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where the first two numbers are 1's and each succeeding number is the sum of the two previous. But Fibonacci was also the first European author to fully recognize the importance of Hindu/Arabic numbers, and he wrote a famous text: Liber Abacci, about their use. (This is properly translated as book of calculation, not book of the abacus; indeed, it shows how to replace a ...more

Detto questo, è un libro divulgativo interessante e mette in luce l'importanza di questo matematico, di cui generalmente si sa poco.

Parts of the book are less interesting. I ...more

What he has to say seems like it could fit in a much smaller work, but the math could easily be a much greater thing. For a popular audience, this is at once both too little and too much. But i ...more

As another reviewer put it:

"there just isn't as much substance to the book as I was looking for. There is a dearth of information surrounding Leonardo's life, and the author is forced to include chapters about Leonardo's potential sources and the other books written because of Liber Abbaci."

Leonardo is to Arithmetic as Steve Jobs and Bill Gate to Personal Computers

He was born in 1170, his father sent him to Bugia. Bugia was the port where european and arab merchants made their trades. Chapter 2 ...more

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Dr. Keith Devlin is a co-founder and Executive Director of the university's H-STAR institute, a Consulting Professor in the Department of Mathematics, a co-founder of the Stanford Media X research network, and a Senior Researcher at CSLI. He is a World Economic Forum Fellow and a Fellow of the American Association for the Advancement of Science. His current research is focused on the use of differ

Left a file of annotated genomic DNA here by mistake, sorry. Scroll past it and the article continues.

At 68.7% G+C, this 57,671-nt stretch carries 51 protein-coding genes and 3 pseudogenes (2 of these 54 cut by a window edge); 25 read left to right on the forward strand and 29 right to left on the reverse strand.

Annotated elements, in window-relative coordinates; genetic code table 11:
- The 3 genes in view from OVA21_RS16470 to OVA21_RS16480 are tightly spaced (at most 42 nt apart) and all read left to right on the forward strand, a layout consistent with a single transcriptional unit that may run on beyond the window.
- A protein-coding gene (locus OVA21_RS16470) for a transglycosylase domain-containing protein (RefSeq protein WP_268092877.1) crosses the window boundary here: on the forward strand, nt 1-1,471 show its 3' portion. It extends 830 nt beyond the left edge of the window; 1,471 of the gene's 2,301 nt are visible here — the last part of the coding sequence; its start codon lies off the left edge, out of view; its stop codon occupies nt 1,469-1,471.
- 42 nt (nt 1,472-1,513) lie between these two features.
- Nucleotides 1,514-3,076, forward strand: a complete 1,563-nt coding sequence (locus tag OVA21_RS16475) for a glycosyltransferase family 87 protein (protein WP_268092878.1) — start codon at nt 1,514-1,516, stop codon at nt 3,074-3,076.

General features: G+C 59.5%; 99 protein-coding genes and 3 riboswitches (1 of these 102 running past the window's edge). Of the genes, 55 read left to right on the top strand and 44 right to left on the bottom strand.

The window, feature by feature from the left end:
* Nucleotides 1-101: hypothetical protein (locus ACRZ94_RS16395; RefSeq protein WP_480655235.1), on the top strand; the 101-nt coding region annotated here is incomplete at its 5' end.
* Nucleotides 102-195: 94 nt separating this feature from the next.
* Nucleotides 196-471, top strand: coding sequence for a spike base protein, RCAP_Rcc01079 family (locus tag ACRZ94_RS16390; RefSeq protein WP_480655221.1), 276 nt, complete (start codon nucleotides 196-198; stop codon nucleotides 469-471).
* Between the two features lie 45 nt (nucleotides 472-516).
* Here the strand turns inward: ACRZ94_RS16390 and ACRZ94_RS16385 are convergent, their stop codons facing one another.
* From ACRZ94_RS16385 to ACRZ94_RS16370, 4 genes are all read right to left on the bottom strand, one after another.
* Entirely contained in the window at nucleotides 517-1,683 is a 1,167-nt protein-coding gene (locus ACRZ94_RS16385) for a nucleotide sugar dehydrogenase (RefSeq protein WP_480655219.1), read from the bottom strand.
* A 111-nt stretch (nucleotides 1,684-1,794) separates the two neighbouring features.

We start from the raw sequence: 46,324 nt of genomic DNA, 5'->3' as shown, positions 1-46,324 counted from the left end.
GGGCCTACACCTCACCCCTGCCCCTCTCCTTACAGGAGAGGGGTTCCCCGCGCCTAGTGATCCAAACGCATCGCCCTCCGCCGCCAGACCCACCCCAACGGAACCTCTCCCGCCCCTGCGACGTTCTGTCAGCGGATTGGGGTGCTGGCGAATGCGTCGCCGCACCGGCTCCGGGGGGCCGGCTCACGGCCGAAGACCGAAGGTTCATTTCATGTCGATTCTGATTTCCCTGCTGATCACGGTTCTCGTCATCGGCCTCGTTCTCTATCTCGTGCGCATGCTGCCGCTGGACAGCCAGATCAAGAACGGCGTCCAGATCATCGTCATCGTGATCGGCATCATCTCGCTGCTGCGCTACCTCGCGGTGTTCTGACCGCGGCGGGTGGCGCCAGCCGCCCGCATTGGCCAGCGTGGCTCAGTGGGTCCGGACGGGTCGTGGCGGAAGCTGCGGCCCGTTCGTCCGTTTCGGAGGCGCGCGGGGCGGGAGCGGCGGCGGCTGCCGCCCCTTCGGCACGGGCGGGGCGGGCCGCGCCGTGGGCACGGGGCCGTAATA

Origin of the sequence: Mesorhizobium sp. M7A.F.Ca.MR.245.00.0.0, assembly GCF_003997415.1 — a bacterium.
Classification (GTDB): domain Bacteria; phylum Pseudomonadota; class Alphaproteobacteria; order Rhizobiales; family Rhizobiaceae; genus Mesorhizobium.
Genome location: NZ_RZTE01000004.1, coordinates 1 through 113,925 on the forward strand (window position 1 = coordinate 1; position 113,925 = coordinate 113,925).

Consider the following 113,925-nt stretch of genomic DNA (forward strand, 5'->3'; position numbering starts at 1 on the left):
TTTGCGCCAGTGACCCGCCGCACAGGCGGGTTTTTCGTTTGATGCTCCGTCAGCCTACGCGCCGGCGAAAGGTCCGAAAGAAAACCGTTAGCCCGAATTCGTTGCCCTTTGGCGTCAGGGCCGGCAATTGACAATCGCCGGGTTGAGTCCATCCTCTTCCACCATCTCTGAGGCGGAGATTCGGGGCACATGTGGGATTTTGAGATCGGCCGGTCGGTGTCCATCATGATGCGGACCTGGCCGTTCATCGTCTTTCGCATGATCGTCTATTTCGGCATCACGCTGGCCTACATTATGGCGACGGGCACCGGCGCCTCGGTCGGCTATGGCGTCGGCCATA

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“Underlying all this activity—in the customhouses, on the wharves, in every place of business—were numbers. Merchants measured out their wares and negotiated prices; customs officers calculated taxes to be levied on imports; scribes and stewards prepared ships’ manifests, recording the values in long columns using Roman numerals. They would have put their writing implements to one side and used either their fingers or a physical abacus to perform the additions, then picked up pen and parchment once again to enter the subtotals from each page on a final page at the end. With no record of the computation itself, if anyone questioned the answer, the entire process would have to be repeated.”
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“When he was about fourteen years of age, Leonardo would have left the fondaco and most likely traveled with an older merchant, a form of apprenticeship system common in those days. Around that time his father summoned him to Bugia. No one knows exactly when he made this voyage. In the introduction to Liber abbaci, he later wrote: “When my father, who had been appointed by his country as public notary in the customs at Bugia acting for the Pisan merchants going there, was in charge, he summoned me to him while I was still a child, and having an eye to usefulness and future convenience, desired me to stay there and receive instruction in the school of accounting.”